Photos need alt text for images that don’t load and for people who are visually impaired and use screen readers. Audio needs alt text for clips that don’t load and transcripts for people who are hard of hearing/deaf. (mind blown)”

18-Mar 21:00 22:01 1:01 11 
date & time tags.”.sr-only {” creates things in the CSS that are only accessible to screen readers and not visually visible to website visitors. contrast ratio for text readability is 4.5:1 contrast for normal text. this is calculated by comparing relative luminance values. white against black creates the strongest contrast @ 21:1. A good way to achieve this is by declaring w/ hsl(). Tabindex tells the visitor’s keyboard what to focus on when tabbing through a website.

Responsive Web Design Principles
19-Mar 18:03 19:03 1:00 4

Responsive Web Design Principles: Create a Media Query (UGH……………. this was difficult to understand. I think I need to realize that I’m given very direct and explicit directions. there are no inferences to make. JUST DO IT EXACTLY AS YOU’RE TOLD.)

The 4 different viewport units are:
vw – viewport width- ie: 10vw – would be 10% of the viewport’s width
vh – viewport height – ie: 3vh – would be 3% of the viewport’s height
vmin – viewport minimum – ie: 70vmin – would be 70% of the viewport’s smaller dimension ( height v width)
vmax – viewport maximum – 100vmax – would be 100% of the viewport’s bigger dimension (height v width)”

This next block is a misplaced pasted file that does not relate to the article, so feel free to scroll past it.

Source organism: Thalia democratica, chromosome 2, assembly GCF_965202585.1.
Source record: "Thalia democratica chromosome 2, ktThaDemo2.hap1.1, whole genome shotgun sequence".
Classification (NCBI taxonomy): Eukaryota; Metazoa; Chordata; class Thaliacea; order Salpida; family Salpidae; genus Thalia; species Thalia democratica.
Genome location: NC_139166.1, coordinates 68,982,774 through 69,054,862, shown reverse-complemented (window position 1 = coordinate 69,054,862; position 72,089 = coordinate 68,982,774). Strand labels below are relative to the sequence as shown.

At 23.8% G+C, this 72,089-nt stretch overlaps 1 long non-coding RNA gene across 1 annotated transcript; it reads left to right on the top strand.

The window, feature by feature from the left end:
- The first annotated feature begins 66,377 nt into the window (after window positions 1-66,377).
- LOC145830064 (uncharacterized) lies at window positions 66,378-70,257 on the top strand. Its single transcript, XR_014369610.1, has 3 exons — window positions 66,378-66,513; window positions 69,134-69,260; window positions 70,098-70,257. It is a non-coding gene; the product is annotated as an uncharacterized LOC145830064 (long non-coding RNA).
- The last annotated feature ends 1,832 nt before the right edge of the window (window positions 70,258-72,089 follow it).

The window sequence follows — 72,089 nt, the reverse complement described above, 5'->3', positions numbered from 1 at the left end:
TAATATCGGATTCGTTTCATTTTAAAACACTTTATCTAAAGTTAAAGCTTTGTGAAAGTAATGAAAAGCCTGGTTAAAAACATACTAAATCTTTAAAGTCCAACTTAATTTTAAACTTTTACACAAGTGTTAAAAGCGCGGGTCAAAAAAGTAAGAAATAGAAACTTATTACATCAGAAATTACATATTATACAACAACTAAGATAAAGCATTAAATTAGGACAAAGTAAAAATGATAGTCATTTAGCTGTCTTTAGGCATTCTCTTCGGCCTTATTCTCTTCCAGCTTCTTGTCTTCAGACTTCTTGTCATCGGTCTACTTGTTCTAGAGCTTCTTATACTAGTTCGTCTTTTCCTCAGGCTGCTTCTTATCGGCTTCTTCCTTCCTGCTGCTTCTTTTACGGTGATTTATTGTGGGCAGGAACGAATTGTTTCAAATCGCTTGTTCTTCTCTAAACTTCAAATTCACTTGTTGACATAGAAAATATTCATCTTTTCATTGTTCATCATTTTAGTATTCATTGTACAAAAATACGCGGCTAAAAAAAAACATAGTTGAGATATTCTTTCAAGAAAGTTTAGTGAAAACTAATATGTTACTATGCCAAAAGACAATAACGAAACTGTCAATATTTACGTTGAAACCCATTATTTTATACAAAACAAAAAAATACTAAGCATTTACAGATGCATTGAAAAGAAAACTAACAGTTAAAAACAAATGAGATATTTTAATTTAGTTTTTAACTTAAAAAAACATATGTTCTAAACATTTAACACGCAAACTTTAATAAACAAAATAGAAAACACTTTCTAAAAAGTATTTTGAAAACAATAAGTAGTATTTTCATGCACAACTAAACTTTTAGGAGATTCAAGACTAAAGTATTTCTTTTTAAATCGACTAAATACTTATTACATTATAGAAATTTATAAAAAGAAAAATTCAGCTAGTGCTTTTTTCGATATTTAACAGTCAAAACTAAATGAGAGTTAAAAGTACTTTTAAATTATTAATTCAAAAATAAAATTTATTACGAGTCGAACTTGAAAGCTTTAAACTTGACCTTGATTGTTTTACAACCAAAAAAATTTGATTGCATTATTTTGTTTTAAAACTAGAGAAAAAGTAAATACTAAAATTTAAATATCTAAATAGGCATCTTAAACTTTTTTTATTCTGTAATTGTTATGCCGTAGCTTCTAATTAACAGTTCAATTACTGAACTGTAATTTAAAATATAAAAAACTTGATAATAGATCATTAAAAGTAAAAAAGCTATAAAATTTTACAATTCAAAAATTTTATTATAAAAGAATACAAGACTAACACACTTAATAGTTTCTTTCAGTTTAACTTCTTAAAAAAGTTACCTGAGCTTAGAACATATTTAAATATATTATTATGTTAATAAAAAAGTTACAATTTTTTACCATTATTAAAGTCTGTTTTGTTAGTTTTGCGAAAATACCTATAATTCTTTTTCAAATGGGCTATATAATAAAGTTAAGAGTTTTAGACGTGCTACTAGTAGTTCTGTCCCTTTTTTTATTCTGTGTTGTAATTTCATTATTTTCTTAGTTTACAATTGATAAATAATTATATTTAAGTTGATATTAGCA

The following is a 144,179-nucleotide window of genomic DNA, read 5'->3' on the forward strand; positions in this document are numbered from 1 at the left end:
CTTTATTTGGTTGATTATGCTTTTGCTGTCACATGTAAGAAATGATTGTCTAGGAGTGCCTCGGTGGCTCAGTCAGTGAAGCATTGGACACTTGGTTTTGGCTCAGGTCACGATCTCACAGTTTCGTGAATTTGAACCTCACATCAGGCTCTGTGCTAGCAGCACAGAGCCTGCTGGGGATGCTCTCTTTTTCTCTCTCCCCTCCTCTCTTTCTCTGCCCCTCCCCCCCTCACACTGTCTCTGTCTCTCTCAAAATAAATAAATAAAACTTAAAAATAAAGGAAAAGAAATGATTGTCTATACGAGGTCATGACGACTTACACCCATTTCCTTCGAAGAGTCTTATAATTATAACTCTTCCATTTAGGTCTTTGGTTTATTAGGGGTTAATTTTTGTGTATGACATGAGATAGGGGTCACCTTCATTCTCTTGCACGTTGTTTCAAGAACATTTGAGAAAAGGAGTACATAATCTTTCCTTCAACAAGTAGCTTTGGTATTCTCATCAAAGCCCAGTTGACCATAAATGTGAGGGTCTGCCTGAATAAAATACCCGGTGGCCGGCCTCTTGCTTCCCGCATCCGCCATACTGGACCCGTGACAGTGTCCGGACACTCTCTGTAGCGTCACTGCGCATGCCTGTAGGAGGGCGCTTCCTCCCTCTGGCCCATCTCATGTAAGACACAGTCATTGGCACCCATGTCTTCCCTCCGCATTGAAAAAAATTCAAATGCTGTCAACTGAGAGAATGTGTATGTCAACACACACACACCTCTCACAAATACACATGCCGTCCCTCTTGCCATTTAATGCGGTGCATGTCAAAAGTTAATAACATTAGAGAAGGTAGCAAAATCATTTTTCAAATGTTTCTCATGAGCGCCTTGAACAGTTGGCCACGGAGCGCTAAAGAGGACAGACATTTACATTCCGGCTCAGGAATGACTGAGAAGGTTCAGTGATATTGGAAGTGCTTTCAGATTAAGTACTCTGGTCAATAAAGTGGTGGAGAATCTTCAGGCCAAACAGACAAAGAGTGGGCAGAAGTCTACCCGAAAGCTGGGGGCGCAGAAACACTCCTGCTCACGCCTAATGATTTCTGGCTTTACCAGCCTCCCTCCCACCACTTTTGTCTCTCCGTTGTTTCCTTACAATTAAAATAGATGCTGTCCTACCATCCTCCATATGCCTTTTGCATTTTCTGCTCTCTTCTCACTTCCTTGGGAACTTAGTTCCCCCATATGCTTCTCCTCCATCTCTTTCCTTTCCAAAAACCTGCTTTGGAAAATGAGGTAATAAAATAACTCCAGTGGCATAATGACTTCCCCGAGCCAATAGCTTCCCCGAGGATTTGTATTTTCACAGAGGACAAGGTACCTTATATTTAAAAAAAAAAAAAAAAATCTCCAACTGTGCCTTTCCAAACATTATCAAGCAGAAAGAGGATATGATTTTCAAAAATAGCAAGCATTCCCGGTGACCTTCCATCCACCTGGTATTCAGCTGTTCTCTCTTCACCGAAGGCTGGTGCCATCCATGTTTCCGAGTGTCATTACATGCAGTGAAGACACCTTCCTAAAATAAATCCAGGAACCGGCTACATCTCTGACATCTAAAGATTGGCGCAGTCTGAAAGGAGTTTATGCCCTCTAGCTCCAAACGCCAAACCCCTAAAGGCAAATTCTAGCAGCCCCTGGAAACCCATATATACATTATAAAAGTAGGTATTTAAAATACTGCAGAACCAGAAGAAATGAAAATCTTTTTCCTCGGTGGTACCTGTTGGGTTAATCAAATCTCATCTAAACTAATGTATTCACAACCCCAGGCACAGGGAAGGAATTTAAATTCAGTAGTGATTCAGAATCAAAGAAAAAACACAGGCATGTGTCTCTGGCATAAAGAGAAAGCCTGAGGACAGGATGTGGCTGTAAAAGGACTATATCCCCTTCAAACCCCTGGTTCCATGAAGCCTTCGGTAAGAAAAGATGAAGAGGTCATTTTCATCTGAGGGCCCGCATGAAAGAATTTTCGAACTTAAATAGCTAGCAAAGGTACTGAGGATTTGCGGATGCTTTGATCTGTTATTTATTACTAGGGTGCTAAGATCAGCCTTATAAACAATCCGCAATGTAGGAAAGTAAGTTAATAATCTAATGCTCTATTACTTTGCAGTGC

CSS Flexbox
20-Mar 21:15 21:55 0:40 17

“Flex, flex-direction/ row, column.
Justify content:
flex-start aligns items to the start of the flex container (row default left, column default top)
flex-end aligns items to the end of the flex container (row default right, column default bottom)
space-between aligns items to the center of the main axis with extra space placed between the items.
space-around similar to space between, but first and last items are not locked to the edges of the container. flex-shrink controls the size of the items when the container shrinks. The flex-grow property controls the size of items when the parent container expands. flex-basis specifies the initial size of the item before CSS makes adjustments with flex-shrink or flex-grow.

ALSOOOO There is a shortcut. The flex-grow, flex-shrink, and flex-basis properties can all be set together by using the flex property. For example– flex: 1 0 10px; will set the item to flex-grow: 1;, flex-shrink: 0;, and flex-basis: 10px;.

align-self : adjust each item’s alignment individually. useful since other adjustment techniques using the CSS properties float, clear, and vertical-align do not work on flex items.


::breathing intensifies::

CSS Grid